Ronald “Ron” L. Frazier
Background: I am a semi-retired electrician. I have lived in the county fulltime for over 36 years and have served on the Rappahannock County Board of Supervisors for the past 23 years. For 18 years of that I served as the supervisor representative to the Planning Commission.
RappNews: What is the most urgent issue facing the county now?
Frazier: The most pressing issue facing the county is updating, strengthening, and enforcing the zoning ordinance. Without doing that, nearly everything we care about in Rappahannock is in jeopardy, including the unfettered way of rural life, a clean environment, low taxes, slow or orderly growth, and protection of our resources, including scenic resources. That is the problem with “zoning approval by personality” instead of adherence to the Comprehensive Plan and impartial consistent definitions of the zoning ordinance. Government exists to protect people and their property, not to look out for friends.
RN: What in your background and experience would help address that?
Frazier: I believe my background of serving on the Board, as well as serving on the Planning Commission for 18 years gives me a unique perspective on this issue. I started serving on the Board at a time when Board members and Planning Commissioners knew the ordinance, and county residents had respect for a county zoning ordinance that they thought was fairly and equally enforced. We went through a time where many county zoning decisions and enforcement were as a result of popularity. With the current county staff, Rappahannock is moving back to fair and equal interpretation and enforcement of county regulations.
RN: What do you see as the responsibilities of this position?
Frazier: The responsibilities of the Board are spelled out in both the Virginia Constitution and the Virginia Code. The oath of office requires those elected to public office in Virginia to defend both the U.S. and Commonwealth Constitutions and to obey all laws. Those requirements are not suggestive. The Board of Supervisors is the policy making body of the county and, after adopting policies for the public good, seeing that they are carried out by staff, fairly, equitably and without undue delay.
RN: Why do you want to be re-elected as Jackson District Supervisor?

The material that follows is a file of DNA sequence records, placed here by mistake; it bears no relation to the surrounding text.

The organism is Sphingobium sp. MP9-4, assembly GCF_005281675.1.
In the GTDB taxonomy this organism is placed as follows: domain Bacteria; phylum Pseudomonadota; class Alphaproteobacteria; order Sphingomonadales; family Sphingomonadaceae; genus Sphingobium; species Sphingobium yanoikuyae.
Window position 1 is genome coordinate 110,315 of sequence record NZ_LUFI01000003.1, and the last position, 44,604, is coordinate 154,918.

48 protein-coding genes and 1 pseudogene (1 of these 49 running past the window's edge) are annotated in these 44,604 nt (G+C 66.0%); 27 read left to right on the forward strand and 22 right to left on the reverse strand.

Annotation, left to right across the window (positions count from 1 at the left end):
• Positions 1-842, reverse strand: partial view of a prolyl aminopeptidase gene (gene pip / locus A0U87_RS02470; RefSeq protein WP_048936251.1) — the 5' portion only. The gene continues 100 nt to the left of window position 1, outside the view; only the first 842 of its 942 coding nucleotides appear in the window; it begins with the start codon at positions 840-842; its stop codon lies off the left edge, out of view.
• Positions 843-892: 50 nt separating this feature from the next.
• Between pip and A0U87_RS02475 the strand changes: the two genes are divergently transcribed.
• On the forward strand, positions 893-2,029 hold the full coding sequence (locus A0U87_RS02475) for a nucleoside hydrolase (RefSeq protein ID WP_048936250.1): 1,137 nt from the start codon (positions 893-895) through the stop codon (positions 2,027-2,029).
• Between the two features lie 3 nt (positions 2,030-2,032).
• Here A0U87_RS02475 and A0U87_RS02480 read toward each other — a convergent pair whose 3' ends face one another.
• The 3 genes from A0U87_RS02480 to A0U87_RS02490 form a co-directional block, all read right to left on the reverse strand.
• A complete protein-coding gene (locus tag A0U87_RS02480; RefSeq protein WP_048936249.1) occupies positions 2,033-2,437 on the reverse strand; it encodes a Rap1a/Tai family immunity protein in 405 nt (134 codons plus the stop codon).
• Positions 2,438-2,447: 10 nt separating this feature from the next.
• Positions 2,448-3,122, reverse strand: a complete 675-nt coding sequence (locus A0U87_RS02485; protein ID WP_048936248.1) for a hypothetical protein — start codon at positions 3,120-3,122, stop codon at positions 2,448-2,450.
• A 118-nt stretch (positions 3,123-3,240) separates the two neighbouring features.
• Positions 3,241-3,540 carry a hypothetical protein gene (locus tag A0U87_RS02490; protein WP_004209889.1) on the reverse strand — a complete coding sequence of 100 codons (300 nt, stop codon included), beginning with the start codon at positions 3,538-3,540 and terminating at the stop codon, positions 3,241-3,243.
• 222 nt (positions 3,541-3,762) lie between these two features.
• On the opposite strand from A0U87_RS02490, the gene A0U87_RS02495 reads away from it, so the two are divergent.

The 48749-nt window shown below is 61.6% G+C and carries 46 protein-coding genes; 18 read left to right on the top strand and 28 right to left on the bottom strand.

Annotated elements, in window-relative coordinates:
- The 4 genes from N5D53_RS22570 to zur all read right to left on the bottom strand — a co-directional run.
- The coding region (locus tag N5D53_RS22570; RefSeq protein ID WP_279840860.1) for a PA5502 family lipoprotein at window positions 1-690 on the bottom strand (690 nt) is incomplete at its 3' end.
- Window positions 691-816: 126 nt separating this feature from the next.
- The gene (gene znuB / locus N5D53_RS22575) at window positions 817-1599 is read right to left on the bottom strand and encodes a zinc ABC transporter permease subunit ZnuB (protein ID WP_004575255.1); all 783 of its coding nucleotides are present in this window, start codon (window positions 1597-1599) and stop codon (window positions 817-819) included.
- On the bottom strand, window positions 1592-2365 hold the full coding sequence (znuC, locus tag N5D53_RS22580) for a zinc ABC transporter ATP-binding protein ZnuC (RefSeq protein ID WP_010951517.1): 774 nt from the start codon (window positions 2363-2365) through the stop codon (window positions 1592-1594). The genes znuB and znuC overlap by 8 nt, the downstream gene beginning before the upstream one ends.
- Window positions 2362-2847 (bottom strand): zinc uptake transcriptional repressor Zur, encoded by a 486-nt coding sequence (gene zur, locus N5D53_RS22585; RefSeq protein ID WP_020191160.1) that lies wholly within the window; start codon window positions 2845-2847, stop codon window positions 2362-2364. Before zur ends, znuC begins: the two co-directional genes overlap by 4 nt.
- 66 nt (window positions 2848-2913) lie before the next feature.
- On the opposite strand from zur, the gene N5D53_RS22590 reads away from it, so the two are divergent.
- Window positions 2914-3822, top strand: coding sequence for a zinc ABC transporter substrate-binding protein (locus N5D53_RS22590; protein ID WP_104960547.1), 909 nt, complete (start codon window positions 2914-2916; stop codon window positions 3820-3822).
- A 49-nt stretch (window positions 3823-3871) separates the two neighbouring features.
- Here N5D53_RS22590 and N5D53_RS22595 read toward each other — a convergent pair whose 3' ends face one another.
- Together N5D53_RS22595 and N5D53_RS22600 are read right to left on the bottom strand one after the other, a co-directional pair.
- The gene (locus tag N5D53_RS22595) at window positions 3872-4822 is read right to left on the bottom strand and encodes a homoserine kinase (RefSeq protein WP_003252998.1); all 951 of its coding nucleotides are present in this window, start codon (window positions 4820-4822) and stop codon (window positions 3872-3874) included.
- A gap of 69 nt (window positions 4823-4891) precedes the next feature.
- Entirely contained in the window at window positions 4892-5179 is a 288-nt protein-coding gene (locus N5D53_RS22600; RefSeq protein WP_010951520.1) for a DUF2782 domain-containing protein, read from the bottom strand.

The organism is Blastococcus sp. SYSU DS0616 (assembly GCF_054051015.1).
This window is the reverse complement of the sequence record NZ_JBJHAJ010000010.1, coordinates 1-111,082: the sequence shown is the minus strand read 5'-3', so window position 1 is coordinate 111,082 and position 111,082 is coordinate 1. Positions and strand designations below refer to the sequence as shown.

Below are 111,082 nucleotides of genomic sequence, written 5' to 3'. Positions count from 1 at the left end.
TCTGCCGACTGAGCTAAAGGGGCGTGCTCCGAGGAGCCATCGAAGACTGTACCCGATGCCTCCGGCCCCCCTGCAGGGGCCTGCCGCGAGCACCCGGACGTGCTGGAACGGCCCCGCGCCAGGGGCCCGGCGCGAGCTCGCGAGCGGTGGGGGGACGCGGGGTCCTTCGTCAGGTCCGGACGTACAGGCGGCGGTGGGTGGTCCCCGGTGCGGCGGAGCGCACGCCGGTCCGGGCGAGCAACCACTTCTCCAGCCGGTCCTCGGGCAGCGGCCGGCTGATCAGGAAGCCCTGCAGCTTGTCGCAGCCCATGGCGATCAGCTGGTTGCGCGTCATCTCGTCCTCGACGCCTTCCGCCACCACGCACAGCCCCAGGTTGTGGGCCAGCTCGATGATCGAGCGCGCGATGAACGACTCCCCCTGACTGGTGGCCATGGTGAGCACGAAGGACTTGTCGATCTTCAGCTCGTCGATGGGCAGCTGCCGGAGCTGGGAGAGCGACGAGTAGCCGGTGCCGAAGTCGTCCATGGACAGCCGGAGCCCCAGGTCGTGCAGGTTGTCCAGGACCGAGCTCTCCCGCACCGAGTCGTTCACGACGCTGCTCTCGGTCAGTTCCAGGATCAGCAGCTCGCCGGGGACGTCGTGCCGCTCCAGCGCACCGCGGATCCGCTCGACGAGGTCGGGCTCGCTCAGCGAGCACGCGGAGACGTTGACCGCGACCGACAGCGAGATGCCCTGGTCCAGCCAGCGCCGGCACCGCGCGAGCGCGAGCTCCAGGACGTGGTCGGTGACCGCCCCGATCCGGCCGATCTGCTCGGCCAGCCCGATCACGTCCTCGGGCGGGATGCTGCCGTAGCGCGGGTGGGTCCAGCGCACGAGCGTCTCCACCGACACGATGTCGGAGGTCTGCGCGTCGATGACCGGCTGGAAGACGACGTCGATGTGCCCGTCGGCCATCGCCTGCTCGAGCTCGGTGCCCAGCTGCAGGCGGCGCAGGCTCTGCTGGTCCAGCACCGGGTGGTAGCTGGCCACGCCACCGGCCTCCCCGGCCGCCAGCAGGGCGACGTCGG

Frazier: I would like to serve another term because we are in a place in the next year to move the county forward. Several business people are running for the office of supervisor and with Supervisor Christine Smith, who has clearly worked at swiftly becoming involved with the problems and issues facing the county, I believe we can have a Board that will address the problems that have continuously been kicked down the road over the last couple years. For instance, we have deferred maintenance on the courthouse till it is rotting away, and spent over $1 million in rent on other office space for county employees. But the can kicking is not simply related to infrastructure; we need personnel policies. And we need more fiscal accountability. For instance, in the “credit card fiasco,” there has never been an audit or inventory to see what the county purchased or where it went.
RN: What have you already accomplished as a Supervisor?
Frazier: I would like to see real progress made in our effort to establish a committee approach to addressing problems. I was instrumental in establishing the Building Committee, which has made progress addressing infrastructure, and in re-starting the dormant Finance Committee necessary for long range fiscal planning. I was also instrumental in establishing the Rules Committee which has been updating county codes and procedures. I believe these committees should continue because they have proven effective.
The Public Safety Committee was instrumental in going after the phone companies for their dereliction of service on the county land lines. It is unacceptable that the Public Safety Committee just five years ago went an entire year without a meeting.
One very important accomplishment is that I was one of the Board members that clearly used conservative budgeting to promptly address the critical sudden need for funding Head Start in the last budget year.